What Does the Doctor-Patient Relationship in Your System Look Like

Are you building an environment that supports the doctor-patient relationship, improves the exam room experience and increases patient satisfaction?

Despite a growing interest in some of the “soft” skills related to medicine and the enduring hope that reform will provide a more fertile ground for change, healthcare has generally transitioned away from the time when physicians developed strong interpersonal bonds with patients. You can blame time restraints, the depersonalization potential of the EMR and the way doctors are paid. But whatever the cause, the fact remains that the doctor-patient relationship has suffered.

Unless your organization is moving toward concierge or direct care, making the most of an abbreviated time period in the exam room is going to be part of your future. One way to get there is to improve the physician’s role in the interaction by focusing on his or her bedside manner. While there are differences of opinion on the degree to which certain people skills can be taught and learned, the range of tutorials, classes and training sessions related to this non-clinical but highly important area of medicine would seem to suggest that nurture has an equally strong footing with nature.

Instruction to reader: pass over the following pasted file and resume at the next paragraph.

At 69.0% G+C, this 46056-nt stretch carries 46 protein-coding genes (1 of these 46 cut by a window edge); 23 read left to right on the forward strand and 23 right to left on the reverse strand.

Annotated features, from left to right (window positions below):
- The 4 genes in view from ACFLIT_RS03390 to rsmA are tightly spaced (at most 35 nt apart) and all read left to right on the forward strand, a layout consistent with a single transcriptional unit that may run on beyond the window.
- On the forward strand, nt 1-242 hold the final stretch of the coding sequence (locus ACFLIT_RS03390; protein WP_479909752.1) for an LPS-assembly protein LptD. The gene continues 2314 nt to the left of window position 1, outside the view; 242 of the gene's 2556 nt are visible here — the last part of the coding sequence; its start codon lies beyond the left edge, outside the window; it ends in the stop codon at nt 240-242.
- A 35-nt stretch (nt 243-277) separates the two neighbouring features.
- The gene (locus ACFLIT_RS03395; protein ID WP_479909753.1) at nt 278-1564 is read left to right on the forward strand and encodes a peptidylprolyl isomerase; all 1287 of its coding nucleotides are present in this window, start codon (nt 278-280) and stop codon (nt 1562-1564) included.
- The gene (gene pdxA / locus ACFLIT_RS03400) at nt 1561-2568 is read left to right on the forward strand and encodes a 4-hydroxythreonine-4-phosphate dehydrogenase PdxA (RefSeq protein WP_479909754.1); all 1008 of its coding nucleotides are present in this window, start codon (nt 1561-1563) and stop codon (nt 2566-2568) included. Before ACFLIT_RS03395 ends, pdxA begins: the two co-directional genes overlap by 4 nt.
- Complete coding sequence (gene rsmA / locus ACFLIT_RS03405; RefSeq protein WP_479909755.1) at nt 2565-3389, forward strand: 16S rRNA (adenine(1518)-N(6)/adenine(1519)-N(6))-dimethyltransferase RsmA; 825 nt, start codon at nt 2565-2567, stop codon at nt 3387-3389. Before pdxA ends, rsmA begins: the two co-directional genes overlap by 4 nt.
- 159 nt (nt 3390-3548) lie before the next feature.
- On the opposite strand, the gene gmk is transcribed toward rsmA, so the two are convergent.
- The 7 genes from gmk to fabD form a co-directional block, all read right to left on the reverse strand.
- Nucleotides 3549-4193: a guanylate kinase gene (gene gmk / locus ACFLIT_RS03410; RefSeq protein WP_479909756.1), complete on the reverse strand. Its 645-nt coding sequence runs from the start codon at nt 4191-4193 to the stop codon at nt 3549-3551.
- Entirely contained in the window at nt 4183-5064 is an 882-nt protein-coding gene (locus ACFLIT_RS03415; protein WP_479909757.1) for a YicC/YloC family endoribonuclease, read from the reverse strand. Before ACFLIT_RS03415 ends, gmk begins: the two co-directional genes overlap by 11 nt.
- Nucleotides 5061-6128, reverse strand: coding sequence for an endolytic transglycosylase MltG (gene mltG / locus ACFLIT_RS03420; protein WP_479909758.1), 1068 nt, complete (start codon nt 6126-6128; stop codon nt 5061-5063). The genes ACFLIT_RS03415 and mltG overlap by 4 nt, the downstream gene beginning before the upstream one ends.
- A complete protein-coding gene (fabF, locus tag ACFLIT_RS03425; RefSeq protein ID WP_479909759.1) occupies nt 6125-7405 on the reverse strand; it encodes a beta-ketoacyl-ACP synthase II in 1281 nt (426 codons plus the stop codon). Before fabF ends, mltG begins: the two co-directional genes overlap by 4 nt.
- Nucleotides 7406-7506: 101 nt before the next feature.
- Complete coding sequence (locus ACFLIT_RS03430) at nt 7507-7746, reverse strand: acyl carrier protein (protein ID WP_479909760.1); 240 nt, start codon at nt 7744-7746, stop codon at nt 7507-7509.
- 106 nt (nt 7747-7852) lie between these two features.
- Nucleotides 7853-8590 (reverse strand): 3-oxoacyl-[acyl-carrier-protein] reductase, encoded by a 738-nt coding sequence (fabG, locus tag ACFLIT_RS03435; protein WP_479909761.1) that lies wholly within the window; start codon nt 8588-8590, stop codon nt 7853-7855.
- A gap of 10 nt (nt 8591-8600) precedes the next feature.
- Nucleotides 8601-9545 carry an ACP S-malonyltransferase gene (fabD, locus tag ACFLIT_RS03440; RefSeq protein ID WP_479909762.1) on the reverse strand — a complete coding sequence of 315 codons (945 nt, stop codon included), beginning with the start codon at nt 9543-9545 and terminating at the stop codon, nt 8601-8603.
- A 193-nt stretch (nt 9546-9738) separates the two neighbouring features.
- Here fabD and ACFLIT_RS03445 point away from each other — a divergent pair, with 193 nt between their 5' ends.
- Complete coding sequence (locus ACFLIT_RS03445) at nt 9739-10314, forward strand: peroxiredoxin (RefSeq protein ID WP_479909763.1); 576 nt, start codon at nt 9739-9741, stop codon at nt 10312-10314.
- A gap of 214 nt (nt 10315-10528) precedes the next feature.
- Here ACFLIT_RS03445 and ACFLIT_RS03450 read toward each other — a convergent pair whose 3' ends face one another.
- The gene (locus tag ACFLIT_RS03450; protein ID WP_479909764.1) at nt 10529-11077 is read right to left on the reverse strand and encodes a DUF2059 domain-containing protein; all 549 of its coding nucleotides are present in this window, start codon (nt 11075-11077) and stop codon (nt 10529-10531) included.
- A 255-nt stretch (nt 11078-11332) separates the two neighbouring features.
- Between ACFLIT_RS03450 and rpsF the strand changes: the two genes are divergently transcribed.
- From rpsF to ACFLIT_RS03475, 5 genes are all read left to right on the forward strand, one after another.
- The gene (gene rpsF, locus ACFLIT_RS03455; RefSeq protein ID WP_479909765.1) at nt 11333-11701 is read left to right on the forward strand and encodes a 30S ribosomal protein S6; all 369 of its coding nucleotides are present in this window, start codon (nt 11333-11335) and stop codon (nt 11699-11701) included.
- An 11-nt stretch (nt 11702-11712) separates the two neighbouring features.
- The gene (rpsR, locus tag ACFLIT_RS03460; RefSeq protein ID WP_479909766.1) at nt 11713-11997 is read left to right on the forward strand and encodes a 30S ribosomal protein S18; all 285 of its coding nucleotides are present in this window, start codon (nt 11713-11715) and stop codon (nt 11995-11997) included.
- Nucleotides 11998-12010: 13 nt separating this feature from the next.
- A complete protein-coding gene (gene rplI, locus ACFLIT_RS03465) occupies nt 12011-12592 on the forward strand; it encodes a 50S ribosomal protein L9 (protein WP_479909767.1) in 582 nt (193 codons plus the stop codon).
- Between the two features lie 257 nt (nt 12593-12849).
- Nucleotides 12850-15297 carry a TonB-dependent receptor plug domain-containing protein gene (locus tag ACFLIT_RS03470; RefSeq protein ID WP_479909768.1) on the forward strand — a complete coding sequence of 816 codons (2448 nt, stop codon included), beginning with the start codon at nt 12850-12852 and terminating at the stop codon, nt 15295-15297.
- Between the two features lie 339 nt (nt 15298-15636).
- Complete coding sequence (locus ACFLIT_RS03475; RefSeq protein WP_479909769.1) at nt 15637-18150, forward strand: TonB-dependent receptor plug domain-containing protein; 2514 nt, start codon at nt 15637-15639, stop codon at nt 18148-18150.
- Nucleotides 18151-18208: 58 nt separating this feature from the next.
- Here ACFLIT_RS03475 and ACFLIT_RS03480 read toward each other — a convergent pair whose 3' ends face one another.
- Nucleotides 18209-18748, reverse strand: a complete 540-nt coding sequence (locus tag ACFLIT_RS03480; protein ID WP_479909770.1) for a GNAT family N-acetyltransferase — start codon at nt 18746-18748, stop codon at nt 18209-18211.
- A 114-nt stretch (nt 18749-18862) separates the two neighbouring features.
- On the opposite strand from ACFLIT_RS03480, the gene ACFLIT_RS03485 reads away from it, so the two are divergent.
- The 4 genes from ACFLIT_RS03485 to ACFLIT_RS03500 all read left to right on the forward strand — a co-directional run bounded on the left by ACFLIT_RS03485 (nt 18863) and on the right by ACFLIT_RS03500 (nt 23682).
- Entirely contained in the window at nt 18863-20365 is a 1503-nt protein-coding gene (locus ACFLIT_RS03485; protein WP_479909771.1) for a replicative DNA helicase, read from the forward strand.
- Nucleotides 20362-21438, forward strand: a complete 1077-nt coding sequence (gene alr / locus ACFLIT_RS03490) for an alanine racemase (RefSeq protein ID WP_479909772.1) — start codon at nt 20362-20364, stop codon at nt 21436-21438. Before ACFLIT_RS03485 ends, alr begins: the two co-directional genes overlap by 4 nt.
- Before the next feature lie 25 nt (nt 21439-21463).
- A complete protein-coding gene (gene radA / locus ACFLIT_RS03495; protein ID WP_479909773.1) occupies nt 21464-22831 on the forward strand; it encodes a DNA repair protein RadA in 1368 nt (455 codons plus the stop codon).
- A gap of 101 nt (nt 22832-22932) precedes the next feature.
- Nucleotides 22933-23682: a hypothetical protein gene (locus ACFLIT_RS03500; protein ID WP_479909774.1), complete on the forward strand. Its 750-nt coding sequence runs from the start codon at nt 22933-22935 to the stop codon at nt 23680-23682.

But some limitations remain difficult to overcome. Every physician has a different personality. Some are more communicative than others. Some are better listeners. Some are simply more empathic. So if you’re looking for total consistency in physician behavior within your organization, there’s a good chance you’re going to be disappointed. On the other hand, you can help level the playing field through a common approach in the exam room that can increase the opportunity for a successful encounter. And a lot more.

It starts with moving from the traditional medical practice model to team-based care. This more collaborative approach has been shown to increase practice productivity and overall efficiencies, improve access and increase gross patient revenues in the practices that implement it. At the same time it enables physicians and patients to maximize the time they spend together.

By delegating those responsibilities that don’t require direct physician involvement – data collection, documentation, certain aspects of education, reinforcement of the treatment plan and most follow-up information – to trained and empowered clinical assistants, the doctor is freed up to do what he or she is singularly qualified to do.  At the same time, when the various elements that make up the exam room encounter are shared, the doctor is able to direct her or his full attention to the patient.

This focus means more actual time spent with the patient as well as a perception of more “quality time” based on the removal of distractions. It also means you’re able to rely on objective measures like templates and protocols, staffing strategies and a commitment to a team care model rather than the subjective, and not always consistent, nature of individual personalities.

The result is a range of benefits that cover everything from economic stability to professional satisfaction while, ultimately, strengthening the doctor-patient bond, one of the more elusive but important determinants of quality outcomes.